Wednesday 23 January 2013

Tea and Kittens*

tea and kitten

I now return you to your normal programming.

Today I was thrilled that a kind friend living overseas sent me two tea plants from Tregothnan , an estate in Cornwall where they have a commercial tea plantation and botanic garden (open by appointment only). 

The plants are varieties of Camellia sinensis, Tregothnan don't say which variety but I'm guessing that these are C. s. sinensis, the Chinese form as they are considered hardier than the assamica grown in India.

Camellia sinensis is a shrubby evergreen plant originating somewhere between Northern Burma and Yunnan in China but it has been used for so long all over East Asia that it's not known how it came to be a cultivated plant. Left to its own devices it will make quite a large tree 15 metres tall but for tea production plants are kept as bushes to make them easier to pick.


It should be easy to grow on the farm as it's considered to be hardy to -10C, likes an acidic soil and plenty of rain. I already have an ornamental Camellia japonica (above) which grows vigorously in the shelter of the northwest aspect of the house. This would probably grow just as well in the open but that little bit of cover helps stop the flowers from frosting, which is always a terribly sad sight when it happens.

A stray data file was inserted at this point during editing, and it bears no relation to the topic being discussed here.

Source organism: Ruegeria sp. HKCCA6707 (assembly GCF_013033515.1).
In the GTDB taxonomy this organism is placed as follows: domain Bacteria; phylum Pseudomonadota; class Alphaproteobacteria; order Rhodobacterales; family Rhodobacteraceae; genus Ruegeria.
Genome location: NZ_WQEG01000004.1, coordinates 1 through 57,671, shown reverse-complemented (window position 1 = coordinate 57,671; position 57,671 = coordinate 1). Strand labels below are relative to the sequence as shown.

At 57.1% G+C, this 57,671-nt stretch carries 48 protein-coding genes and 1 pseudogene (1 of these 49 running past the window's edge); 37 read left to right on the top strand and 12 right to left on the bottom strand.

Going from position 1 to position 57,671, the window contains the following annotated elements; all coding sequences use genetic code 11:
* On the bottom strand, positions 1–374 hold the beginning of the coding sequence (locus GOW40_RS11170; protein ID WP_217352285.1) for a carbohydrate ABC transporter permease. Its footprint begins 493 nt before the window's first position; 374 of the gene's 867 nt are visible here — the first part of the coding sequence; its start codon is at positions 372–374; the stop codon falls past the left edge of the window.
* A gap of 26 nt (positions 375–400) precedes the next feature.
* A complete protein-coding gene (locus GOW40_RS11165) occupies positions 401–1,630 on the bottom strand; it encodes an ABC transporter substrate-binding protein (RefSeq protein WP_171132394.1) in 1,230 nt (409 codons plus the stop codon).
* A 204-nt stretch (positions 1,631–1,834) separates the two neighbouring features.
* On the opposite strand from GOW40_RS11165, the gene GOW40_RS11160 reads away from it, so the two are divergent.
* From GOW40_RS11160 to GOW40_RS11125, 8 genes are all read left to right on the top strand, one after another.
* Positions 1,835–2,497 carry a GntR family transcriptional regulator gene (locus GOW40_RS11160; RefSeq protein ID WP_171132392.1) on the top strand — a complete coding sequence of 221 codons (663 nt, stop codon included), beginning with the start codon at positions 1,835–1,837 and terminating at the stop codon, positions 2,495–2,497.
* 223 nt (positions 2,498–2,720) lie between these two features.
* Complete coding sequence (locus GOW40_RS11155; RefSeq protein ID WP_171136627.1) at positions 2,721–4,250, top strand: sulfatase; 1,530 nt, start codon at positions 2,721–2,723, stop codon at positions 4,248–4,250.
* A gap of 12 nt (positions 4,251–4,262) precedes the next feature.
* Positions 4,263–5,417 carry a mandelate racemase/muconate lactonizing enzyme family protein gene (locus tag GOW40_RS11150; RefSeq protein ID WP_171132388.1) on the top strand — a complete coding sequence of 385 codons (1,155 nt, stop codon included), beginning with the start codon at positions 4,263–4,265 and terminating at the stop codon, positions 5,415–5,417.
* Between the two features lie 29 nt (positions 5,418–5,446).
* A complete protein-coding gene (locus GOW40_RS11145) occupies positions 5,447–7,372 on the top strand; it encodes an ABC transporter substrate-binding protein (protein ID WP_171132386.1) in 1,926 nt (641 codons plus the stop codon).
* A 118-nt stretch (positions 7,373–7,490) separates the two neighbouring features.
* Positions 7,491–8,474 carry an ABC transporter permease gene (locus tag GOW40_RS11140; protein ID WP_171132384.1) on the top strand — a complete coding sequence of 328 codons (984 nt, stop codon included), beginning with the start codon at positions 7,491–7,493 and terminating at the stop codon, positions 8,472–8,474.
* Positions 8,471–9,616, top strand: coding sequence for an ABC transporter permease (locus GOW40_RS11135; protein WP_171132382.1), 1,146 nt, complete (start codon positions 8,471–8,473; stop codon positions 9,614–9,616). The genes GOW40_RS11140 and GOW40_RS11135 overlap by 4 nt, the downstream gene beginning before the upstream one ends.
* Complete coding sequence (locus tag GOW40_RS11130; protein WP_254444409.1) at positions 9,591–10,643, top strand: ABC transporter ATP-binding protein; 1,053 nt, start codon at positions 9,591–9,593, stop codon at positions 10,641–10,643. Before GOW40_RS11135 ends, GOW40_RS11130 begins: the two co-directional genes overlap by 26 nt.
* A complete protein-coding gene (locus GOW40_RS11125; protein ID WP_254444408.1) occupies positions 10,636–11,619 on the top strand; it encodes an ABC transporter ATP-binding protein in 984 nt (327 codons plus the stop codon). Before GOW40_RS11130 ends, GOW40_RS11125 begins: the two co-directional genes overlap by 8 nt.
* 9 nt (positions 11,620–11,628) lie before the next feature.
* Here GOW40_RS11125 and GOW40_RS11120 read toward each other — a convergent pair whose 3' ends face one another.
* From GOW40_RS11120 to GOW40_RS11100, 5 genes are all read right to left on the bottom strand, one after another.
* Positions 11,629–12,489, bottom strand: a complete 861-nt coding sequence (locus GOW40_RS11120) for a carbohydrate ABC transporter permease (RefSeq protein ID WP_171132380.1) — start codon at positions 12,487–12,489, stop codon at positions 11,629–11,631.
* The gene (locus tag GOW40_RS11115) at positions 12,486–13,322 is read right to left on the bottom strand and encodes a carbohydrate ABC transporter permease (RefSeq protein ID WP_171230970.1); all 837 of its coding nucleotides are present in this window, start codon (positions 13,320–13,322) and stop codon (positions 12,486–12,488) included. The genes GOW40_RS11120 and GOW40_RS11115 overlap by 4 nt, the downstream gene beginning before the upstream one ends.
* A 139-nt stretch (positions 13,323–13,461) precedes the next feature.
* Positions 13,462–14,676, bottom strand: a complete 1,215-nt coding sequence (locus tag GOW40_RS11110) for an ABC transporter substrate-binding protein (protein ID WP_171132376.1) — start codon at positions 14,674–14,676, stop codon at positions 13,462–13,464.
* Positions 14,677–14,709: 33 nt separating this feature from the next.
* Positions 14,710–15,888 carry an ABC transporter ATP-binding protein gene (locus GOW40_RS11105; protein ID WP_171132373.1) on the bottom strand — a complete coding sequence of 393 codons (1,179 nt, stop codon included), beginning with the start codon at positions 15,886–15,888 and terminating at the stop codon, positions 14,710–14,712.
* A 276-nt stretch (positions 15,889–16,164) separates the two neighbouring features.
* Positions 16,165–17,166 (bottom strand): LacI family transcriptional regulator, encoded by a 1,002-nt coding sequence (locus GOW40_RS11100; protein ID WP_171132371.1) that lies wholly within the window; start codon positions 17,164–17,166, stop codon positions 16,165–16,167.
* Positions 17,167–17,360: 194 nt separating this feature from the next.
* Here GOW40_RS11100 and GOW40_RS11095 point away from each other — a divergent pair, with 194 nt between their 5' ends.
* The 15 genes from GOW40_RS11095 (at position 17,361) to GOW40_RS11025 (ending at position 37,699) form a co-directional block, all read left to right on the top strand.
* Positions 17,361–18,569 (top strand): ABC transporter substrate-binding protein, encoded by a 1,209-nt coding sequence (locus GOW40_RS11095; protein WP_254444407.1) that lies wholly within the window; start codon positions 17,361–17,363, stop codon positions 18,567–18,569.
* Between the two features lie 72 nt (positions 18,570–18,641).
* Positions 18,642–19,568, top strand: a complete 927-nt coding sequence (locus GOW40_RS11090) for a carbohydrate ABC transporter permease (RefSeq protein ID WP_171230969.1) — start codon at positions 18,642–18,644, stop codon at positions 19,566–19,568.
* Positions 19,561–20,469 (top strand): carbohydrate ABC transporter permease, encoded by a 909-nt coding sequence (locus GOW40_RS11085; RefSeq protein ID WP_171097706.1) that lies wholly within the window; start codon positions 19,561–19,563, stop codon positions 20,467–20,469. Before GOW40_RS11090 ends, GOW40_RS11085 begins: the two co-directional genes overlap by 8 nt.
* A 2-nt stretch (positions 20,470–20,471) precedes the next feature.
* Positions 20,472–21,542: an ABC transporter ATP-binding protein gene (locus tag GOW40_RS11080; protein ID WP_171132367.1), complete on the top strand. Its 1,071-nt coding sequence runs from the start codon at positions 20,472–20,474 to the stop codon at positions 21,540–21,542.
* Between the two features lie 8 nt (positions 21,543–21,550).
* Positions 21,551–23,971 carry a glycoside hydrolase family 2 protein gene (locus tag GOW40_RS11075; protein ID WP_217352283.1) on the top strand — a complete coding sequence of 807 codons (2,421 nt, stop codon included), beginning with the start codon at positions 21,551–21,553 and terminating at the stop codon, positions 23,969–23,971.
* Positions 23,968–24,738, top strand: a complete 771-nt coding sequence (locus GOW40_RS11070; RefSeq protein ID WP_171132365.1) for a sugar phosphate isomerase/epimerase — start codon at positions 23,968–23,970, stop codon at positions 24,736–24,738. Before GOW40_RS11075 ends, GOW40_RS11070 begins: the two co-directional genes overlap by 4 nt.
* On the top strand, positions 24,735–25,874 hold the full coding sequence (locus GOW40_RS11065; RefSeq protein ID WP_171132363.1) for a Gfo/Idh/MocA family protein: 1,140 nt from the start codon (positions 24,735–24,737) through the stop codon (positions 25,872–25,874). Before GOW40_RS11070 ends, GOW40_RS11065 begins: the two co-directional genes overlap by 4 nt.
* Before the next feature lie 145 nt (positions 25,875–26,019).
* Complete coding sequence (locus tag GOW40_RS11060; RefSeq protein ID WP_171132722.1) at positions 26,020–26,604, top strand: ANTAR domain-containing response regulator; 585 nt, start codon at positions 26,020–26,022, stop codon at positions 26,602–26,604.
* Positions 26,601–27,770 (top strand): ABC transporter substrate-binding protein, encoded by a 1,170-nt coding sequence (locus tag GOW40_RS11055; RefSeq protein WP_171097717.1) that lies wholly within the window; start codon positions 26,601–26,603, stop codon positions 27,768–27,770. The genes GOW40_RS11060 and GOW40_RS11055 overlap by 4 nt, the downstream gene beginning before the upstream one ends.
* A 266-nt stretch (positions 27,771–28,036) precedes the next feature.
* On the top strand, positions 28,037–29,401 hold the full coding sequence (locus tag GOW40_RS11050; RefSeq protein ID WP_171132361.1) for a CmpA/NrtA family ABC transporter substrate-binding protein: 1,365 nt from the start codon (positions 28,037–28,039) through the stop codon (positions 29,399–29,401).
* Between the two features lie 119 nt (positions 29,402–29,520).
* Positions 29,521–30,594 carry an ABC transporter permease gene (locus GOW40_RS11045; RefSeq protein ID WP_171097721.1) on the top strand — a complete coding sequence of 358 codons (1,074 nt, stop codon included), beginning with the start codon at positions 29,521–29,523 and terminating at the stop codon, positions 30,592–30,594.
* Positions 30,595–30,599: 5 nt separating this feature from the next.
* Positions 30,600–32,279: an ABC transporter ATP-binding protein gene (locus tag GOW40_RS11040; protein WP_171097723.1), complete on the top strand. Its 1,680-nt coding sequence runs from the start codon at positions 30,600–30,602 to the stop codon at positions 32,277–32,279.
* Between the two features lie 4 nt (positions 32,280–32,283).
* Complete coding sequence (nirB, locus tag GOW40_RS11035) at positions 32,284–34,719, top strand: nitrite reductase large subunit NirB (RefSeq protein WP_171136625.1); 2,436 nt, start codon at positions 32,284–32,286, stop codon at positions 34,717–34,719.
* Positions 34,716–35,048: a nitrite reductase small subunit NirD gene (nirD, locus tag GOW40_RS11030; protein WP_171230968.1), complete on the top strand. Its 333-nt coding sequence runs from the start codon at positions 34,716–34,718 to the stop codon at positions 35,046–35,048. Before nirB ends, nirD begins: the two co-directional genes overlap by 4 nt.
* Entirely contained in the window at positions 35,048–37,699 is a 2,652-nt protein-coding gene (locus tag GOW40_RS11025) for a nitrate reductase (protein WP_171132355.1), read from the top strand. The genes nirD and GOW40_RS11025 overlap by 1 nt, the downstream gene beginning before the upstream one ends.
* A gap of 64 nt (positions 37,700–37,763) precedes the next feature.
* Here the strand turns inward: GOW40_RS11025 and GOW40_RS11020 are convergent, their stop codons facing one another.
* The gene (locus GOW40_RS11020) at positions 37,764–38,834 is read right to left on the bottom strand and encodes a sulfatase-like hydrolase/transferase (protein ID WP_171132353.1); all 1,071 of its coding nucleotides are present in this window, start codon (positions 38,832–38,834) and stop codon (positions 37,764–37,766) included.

It's a bit soon to talk about how to process the crop as the plants won't come into full production for six years (if I can keep them that long) but Tregothnan say that trimmings and a tiny tithe of fresh green leaves each year until then can be used in salads and green infusions, so I'll keep you posted on that.

I wonder if deer like tea?

*By the way, I never tire of recommending the excellent Tea and Kittens Daily Mail blocker. Make your day a little more pleasant by avoiding all contact with that disgusting bit of media.

1 comment:

Beatrice Smith said...

How cool! I've never tried to grow (or sustain) tea. I almost killed bamboo once, though, so the tea is probably grateful for that. :P